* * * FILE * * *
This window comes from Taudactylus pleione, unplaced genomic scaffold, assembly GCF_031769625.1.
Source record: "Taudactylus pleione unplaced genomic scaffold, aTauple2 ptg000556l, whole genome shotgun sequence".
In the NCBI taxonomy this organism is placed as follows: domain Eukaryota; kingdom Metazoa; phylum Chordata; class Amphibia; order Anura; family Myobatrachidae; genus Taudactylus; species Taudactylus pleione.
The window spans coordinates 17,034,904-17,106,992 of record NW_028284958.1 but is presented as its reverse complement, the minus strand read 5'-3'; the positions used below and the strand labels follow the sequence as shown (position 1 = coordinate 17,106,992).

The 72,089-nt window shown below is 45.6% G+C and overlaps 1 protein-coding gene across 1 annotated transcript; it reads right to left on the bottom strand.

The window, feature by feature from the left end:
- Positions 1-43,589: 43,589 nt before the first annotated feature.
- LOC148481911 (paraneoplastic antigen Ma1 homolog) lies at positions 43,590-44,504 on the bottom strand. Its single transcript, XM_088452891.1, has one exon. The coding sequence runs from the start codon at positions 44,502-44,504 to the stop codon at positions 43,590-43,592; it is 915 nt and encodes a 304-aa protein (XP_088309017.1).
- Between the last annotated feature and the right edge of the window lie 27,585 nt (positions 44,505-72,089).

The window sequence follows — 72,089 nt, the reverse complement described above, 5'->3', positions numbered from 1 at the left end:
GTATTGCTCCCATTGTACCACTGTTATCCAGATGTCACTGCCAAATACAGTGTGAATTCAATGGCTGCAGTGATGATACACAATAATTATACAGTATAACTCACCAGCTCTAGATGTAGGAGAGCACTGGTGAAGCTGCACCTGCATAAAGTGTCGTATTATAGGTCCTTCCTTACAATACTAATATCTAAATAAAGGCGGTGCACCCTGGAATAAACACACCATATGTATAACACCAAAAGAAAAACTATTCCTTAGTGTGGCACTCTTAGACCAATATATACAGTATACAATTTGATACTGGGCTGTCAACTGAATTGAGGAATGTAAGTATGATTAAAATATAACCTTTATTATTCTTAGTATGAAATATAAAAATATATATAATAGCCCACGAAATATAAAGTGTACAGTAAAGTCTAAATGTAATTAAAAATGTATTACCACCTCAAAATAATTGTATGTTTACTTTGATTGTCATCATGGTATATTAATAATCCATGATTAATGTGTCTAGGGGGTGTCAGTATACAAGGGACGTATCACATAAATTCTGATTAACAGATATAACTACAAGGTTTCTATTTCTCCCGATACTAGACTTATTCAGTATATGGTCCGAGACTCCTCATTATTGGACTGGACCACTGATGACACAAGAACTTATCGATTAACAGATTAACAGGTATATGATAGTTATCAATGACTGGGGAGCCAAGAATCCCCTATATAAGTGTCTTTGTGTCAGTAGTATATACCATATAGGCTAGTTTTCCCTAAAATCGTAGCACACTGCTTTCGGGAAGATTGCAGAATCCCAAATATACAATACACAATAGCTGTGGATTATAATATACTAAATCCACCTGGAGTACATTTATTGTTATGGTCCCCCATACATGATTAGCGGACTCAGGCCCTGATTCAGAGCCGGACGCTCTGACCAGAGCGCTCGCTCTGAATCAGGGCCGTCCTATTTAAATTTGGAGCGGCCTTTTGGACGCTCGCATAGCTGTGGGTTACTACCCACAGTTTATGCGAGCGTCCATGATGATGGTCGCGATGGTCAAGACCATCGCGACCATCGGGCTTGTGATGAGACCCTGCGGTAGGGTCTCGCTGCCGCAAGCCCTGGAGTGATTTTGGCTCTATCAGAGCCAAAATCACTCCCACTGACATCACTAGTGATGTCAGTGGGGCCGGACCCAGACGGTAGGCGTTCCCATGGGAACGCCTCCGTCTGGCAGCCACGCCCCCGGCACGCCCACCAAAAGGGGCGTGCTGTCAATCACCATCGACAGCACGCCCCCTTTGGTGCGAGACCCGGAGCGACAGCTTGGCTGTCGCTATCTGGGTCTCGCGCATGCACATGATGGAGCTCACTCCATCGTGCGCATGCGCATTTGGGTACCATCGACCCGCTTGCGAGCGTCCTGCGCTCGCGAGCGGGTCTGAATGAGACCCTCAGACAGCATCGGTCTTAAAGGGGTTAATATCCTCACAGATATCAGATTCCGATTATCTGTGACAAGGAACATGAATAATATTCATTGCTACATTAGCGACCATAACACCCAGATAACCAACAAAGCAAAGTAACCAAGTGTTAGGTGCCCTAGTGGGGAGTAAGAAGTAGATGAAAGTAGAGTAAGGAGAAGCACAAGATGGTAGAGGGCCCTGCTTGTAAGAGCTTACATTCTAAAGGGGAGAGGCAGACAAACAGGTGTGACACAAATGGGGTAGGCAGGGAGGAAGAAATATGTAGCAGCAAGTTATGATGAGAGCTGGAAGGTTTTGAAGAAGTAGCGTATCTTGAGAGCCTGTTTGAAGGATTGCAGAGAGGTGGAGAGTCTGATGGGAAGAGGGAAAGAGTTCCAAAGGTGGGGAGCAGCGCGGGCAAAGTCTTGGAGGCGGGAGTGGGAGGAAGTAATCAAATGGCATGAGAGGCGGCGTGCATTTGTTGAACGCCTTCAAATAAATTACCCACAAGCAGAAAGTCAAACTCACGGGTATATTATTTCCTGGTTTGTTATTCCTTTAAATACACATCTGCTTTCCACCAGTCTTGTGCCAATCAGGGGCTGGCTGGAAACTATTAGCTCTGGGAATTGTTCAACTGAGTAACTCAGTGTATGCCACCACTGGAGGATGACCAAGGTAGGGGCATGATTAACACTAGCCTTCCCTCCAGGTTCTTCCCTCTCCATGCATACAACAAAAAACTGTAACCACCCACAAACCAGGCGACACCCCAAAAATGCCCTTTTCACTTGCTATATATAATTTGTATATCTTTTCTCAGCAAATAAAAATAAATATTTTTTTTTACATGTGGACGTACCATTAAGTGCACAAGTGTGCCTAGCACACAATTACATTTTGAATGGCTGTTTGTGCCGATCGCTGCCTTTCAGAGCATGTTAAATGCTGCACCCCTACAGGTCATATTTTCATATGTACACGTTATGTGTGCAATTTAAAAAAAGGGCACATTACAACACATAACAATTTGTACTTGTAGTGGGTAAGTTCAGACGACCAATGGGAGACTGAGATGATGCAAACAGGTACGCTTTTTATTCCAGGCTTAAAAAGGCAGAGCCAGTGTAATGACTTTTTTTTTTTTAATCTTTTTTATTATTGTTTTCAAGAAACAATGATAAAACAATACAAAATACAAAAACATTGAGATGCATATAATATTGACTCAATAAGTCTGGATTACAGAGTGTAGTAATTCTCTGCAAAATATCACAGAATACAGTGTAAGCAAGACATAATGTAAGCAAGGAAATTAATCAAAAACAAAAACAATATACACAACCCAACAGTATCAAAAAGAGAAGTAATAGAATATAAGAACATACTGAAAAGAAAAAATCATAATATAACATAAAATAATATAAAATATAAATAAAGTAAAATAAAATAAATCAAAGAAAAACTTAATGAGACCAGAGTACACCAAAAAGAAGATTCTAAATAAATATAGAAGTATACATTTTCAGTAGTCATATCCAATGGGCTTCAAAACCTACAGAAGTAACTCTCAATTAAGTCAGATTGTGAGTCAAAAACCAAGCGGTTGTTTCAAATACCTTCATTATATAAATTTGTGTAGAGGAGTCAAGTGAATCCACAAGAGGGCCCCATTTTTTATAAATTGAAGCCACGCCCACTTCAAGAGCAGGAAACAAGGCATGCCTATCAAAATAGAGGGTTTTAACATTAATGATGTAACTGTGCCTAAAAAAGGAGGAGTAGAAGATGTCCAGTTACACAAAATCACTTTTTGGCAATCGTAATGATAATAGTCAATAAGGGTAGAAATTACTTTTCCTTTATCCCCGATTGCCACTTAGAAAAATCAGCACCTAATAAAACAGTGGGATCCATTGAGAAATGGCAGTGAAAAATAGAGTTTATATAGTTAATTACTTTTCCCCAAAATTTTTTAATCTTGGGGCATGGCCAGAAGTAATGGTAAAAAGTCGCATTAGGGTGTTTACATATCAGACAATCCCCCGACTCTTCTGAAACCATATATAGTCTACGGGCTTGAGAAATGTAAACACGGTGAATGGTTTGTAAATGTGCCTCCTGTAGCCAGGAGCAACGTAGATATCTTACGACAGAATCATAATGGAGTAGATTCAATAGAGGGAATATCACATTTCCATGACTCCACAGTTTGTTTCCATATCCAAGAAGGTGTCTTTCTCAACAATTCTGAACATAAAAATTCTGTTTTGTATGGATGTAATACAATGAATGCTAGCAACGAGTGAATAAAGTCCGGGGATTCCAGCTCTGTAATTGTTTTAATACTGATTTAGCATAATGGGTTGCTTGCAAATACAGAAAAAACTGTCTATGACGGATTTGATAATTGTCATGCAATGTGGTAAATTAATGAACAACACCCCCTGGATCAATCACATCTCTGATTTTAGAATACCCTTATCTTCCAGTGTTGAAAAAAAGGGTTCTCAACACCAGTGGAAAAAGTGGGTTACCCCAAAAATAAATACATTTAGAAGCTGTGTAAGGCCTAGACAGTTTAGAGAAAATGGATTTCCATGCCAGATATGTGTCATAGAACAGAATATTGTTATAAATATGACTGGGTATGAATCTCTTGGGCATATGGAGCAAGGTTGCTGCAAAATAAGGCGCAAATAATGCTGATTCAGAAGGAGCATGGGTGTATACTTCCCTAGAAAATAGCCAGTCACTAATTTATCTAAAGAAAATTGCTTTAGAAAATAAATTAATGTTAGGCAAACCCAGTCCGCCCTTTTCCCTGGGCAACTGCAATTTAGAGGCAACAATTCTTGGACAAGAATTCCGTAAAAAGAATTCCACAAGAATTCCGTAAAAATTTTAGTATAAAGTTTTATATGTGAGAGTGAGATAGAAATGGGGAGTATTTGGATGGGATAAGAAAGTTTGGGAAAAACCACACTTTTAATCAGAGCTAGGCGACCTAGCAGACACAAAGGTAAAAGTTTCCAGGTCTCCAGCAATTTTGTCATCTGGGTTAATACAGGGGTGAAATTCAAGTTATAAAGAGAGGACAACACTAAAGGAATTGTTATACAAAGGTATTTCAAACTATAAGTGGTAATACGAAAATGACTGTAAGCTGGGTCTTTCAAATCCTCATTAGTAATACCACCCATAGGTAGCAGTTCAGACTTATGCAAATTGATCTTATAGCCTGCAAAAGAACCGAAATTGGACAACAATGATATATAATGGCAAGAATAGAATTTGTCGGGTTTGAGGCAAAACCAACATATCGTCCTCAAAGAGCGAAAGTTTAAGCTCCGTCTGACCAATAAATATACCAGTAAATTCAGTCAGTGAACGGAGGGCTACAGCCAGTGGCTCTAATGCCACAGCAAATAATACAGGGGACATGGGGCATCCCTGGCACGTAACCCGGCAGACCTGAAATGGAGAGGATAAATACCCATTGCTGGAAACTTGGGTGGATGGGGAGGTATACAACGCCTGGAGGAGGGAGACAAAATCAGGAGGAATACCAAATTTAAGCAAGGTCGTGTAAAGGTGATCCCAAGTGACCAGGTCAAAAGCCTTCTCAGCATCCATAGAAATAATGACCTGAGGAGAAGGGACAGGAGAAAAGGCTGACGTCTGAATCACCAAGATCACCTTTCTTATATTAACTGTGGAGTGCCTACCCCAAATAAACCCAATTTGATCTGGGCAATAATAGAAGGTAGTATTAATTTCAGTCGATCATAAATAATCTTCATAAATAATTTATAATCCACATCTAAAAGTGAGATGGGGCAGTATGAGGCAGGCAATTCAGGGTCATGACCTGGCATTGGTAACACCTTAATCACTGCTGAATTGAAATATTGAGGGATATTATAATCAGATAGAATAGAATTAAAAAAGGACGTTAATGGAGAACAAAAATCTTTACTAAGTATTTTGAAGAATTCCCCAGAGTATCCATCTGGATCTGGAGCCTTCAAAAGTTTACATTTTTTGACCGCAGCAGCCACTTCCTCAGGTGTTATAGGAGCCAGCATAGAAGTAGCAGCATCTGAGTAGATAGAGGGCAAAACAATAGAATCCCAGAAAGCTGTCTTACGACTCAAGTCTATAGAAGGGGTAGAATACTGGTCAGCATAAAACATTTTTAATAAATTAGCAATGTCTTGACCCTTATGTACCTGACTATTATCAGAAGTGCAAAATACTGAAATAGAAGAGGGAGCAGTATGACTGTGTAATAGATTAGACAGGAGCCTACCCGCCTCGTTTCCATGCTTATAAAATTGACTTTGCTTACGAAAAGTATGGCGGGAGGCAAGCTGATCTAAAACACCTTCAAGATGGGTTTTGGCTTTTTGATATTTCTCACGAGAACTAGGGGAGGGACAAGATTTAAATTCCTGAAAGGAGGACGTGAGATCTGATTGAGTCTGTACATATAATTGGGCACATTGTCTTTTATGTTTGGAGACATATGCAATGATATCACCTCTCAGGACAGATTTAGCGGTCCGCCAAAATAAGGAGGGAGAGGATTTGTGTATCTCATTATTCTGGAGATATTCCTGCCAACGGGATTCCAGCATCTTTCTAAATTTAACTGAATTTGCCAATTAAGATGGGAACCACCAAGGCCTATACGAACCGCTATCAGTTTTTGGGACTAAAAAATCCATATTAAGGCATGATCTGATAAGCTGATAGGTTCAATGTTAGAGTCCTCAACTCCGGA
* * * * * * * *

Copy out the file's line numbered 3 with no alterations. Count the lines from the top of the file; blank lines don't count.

In the NCBI taxonomy this organism is placed as follows: domain Eukaryota; kingdom Metazoa; phylum Chordata; class Amphibia; order Anura; family Myobatrachidae; genus Taudactylus; species Taudactylus pleione.